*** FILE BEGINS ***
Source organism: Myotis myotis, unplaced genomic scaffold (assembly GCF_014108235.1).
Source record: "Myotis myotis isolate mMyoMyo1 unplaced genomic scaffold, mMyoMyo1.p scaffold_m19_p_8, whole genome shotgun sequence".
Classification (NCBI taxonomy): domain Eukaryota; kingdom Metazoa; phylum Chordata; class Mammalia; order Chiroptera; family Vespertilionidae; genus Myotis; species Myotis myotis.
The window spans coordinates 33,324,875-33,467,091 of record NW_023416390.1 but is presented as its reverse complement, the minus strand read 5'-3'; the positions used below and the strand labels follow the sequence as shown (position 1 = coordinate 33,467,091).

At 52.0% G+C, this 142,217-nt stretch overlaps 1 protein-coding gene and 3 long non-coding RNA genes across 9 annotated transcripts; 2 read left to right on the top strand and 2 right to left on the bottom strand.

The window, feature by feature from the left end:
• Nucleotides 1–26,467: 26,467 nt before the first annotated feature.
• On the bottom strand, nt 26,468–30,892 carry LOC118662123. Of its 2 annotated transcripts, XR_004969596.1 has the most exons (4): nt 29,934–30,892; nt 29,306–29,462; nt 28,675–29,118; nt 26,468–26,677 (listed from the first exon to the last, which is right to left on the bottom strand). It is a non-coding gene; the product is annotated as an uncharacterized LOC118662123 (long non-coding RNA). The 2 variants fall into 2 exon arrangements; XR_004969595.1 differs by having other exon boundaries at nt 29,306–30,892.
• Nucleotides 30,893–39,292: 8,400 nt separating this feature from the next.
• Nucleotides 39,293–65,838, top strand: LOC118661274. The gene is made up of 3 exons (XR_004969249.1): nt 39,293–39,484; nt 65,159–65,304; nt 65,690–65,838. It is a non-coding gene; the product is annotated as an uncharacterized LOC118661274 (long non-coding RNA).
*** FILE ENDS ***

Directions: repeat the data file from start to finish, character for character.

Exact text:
Source organism: Myotis myotis, unplaced genomic scaffold (assembly GCF_014108235.1).
Source record: "Myotis myotis isolate mMyoMyo1 unplaced genomic scaffold, mMyoMyo1.p scaffold_m19_p_8, whole genome shotgun sequence".
Classification (NCBI taxonomy): domain Eukaryota; kingdom Metazoa; phylum Chordata; class Mammalia; order Chiroptera; family Vespertilionidae; genus Myotis; species Myotis myotis.
The window spans coordinates 33,324,875-33,467,091 of record NW_023416390.1 but is presented as its reverse complement, the minus strand read 5'-3'; the positions used below and the strand labels follow the sequence as shown (position 1 = coordinate 33,467,091).

At 52.0% G+C, this 142,217-nt stretch overlaps 1 protein-coding gene and 3 long non-coding RNA genes across 9 annotated transcripts; 2 read left to right on the top strand and 2 right to left on the bottom strand.

The window, feature by feature from the left end:
• Nucleotides 1–26,467: 26,467 nt before the first annotated feature.
• On the bottom strand, nt 26,468–30,892 carry LOC118662123. Of its 2 annotated transcripts, XR_004969596.1 has the most exons (4): nt 29,934–30,892; nt 29,306–29,462; nt 28,675–29,118; nt 26,468–26,677 (listed from the first exon to the last, which is right to left on the bottom strand). It is a non-coding gene; the product is annotated as an uncharacterized LOC118662123 (long non-coding RNA). The 2 variants fall into 2 exon arrangements; XR_004969595.1 differs by having other exon boundaries at nt 29,306–30,892.
• Nucleotides 30,893–39,292: 8,400 nt separating this feature from the next.
• Nucleotides 39,293–65,838, top strand: LOC118661274. The gene is made up of 3 exons (XR_004969249.1): nt 39,293–39,484; nt 65,159–65,304; nt 65,690–65,838. It is a non-coding gene; the product is annotated as an uncharacterized LOC118661274 (long non-coding RNA).